Turning the Tides
A Final Wakeup Call?
The UN’s recently published IPCC report ‘Climate Change 2021: The Physical Science Basis’ has been dubbed humanity’s “final wake-up call” by environmental experts, painting a bleak picture warning of “certain devastation from climate change”.
The ever-growing body of evidence supporting the UN’s message has now become compelling enough to also convince those who have long denied climate change; they too are finally coming around, with surely more people to follow.
With the shared environmental and resultant economical threats forewarned, significant and impactful actions are needed to improve the quality of life for us and future generations.
In this regard, many governments and organisations are already committing to achieving ‘net zero’ targets. However, as we globally face more and more extreme weather events from flood to drought, it is clear that much remains to be done across the world and by all industries, to better protect our environment.
Climate Change in Australia
For us in Australia, the lowest, flattest and (apart from Antarctica) the driest continent in the world, water probably has the most impact on the environmental issues we have to endure. Across our continent we face both ends of the “extreme” spectrum; from devastating floods on the one hand to droughts and raging fires on the other. Both extremes are occurring at increasing, and alarmingly more frequent, rates and intensities.
One thing is for sure, water is our most vital resource and it needs to be protected in its most stable form: our aquifers. However, this precious resource also needs to be managed when it comes in its fiercest form at times of extreme weather events (rains and flooding).
To secure societies’ future, infrastructure and investment is needed from both the public and private sectors. Monies will need to be channelled into educating the public to ensure they learn how to mitigate and alleviate the effects of these environmental impacts. At the same time governments and industries will have to work towards a sustainable multifaceted resolution of the current issues that are causing the devasting effects of our changing climate.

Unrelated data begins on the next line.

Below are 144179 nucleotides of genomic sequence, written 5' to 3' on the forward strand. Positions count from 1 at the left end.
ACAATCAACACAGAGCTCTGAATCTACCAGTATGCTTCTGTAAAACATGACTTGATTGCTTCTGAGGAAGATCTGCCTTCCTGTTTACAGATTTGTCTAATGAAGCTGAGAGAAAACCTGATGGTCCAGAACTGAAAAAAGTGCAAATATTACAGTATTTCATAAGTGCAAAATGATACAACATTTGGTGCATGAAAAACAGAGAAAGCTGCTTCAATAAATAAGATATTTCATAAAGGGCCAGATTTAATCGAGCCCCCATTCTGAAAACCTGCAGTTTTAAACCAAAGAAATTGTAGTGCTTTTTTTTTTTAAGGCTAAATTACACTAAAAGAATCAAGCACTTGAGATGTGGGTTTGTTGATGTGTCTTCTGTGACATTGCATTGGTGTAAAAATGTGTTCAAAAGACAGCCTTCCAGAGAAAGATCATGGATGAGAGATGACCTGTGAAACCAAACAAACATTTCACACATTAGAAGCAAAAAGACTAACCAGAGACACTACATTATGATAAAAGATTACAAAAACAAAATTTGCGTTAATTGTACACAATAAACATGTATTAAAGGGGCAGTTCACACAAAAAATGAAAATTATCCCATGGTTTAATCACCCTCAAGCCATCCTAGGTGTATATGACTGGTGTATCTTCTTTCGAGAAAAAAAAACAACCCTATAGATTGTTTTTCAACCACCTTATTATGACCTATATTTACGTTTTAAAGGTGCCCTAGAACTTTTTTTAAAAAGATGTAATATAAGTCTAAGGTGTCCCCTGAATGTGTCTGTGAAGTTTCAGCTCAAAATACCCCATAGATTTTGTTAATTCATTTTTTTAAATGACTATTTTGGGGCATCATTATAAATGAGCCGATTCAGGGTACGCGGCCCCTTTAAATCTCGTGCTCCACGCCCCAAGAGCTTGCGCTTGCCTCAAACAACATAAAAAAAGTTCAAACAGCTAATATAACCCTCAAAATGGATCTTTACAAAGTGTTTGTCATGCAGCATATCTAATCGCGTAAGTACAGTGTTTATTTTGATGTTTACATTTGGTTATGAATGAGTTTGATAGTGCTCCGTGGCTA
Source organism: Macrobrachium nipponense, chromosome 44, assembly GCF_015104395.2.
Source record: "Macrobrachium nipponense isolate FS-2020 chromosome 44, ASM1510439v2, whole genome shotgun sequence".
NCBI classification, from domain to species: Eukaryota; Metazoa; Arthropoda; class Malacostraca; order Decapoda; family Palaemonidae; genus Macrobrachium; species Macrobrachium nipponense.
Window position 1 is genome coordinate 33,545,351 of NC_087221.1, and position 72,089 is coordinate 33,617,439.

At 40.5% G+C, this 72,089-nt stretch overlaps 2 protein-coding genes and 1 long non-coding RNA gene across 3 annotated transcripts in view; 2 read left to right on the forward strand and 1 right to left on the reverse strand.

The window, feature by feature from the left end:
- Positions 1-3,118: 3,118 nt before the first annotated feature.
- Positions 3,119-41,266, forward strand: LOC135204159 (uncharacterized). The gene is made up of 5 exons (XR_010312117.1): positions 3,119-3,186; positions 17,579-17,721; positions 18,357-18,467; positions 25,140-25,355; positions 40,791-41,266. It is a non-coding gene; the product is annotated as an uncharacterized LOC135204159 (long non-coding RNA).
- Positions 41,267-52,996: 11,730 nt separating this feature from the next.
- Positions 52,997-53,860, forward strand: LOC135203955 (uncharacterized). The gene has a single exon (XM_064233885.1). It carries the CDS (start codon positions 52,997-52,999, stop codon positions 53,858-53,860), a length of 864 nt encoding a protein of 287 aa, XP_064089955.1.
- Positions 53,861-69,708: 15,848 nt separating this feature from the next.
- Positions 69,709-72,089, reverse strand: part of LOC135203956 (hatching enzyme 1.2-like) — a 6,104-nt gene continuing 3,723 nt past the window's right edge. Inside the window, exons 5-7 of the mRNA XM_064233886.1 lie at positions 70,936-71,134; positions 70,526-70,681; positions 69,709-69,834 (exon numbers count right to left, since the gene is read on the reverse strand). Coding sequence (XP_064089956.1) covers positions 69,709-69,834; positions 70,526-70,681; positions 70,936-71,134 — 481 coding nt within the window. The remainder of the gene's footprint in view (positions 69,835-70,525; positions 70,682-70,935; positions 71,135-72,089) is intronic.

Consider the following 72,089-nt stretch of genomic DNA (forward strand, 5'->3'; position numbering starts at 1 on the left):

Australia's Water Issues
The need for Australia to act now was highlighted in a recent independent Policy Paper released in April 2021 by expert Grahame Campbell (‘Make every drop count, and count every drop: Vanishing groundwater needs proper monitoring and management’), which studied Australia’s growing use and depletion of groundwater resources.
In the paper Mr Campbell identifies the ever-growing reliance (in some areas, complete reliance) on groundwater in Australia (90% increase in groundwater use between 1985 and 2000 - still increasing) and the fact that Australia’s extraction and use of groundwater is exceeding the rate at which our critical aquifers are being recharged.
With 30% of Australia’s total water consumption coming from groundwater, the depletion of these aquifers is a real-life, critical problem that needs to be addressed.
As such, Mr Campbell calls for the urgent need for further investment and upgraded monitoring bore networks, with the data that could be delivered from these networks being the only practical and pragmatic way for us to protect and secure our most vital resource.
Light at the end of the Tunnel?